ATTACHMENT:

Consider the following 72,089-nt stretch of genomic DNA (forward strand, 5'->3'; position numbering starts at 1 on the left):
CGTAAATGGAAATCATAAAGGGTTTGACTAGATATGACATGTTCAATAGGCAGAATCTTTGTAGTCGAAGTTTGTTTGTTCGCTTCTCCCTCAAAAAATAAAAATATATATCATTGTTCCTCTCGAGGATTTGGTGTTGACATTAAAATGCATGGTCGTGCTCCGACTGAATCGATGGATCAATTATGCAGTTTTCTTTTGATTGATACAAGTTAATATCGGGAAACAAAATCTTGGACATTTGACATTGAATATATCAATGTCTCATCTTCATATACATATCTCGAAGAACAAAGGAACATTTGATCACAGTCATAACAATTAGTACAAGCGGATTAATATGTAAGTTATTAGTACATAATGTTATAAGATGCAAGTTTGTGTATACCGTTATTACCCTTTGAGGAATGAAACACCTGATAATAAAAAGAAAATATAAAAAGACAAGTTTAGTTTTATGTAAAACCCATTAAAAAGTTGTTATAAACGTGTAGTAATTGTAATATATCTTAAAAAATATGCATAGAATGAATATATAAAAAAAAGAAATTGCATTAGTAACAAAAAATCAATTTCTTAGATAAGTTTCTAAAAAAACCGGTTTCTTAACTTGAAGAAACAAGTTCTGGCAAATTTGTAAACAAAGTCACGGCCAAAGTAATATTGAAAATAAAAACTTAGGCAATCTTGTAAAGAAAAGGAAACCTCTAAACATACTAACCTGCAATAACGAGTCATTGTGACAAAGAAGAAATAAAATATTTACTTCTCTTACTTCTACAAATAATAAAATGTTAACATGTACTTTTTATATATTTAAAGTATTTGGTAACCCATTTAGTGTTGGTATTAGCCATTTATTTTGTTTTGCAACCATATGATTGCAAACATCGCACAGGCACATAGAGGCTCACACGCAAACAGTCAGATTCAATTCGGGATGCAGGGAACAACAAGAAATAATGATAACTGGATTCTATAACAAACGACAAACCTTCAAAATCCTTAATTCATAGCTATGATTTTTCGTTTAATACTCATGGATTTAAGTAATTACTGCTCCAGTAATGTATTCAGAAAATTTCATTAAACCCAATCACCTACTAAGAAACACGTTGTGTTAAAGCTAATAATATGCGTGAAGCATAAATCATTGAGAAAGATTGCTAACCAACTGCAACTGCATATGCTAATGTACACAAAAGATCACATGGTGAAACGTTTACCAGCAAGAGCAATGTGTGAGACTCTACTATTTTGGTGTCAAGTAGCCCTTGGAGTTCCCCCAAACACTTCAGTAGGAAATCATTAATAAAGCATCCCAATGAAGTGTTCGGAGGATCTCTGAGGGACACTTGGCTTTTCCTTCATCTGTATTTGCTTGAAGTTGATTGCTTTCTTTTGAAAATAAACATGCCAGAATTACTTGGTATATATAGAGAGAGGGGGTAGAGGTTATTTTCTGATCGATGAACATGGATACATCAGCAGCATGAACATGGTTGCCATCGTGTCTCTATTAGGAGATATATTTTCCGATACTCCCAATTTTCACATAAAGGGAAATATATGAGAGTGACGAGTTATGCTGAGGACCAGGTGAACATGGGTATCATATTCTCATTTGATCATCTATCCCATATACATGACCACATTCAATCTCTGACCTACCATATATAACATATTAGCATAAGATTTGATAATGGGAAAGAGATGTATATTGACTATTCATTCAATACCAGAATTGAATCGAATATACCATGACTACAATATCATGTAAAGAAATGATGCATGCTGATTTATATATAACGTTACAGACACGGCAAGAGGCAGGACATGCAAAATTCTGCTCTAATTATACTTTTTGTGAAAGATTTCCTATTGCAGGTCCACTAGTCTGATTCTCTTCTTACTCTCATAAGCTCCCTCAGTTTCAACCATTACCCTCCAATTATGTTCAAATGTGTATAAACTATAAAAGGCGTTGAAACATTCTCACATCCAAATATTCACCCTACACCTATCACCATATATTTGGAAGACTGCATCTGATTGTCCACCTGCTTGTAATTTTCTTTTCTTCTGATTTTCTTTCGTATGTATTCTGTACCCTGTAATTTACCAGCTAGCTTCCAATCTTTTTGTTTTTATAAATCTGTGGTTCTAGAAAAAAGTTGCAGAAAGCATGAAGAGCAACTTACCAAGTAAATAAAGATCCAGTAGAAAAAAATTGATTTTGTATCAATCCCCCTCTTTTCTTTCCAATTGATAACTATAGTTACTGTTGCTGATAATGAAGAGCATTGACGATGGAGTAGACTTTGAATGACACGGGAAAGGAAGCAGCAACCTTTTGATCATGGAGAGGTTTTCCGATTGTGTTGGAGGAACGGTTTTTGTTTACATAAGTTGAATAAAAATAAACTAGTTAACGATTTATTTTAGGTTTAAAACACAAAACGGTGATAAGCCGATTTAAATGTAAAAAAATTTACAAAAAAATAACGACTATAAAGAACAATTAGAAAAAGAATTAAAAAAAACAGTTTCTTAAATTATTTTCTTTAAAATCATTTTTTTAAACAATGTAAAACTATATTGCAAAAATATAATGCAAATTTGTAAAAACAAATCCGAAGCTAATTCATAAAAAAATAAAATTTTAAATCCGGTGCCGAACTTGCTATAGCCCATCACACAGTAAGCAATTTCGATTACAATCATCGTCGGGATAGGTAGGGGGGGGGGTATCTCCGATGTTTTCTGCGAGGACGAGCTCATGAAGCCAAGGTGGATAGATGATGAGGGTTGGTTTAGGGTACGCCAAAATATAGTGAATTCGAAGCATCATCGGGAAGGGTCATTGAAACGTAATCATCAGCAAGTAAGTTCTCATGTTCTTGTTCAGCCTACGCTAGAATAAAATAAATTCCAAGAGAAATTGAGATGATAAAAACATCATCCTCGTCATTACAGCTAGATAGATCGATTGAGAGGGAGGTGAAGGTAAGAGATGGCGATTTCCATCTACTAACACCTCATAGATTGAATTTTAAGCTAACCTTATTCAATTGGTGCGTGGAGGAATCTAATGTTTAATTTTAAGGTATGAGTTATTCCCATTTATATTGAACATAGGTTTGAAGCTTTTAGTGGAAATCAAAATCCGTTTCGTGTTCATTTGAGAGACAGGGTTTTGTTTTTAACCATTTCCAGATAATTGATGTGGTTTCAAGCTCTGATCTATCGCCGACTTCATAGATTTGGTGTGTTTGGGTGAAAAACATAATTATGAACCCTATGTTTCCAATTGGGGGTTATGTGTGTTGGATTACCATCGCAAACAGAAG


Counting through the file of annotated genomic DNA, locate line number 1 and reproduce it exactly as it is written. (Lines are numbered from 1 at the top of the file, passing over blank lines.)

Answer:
Consider the following 72,089-nt stretch of genomic DNA (forward strand, 5'->3'; position numbering starts at 1 on the left):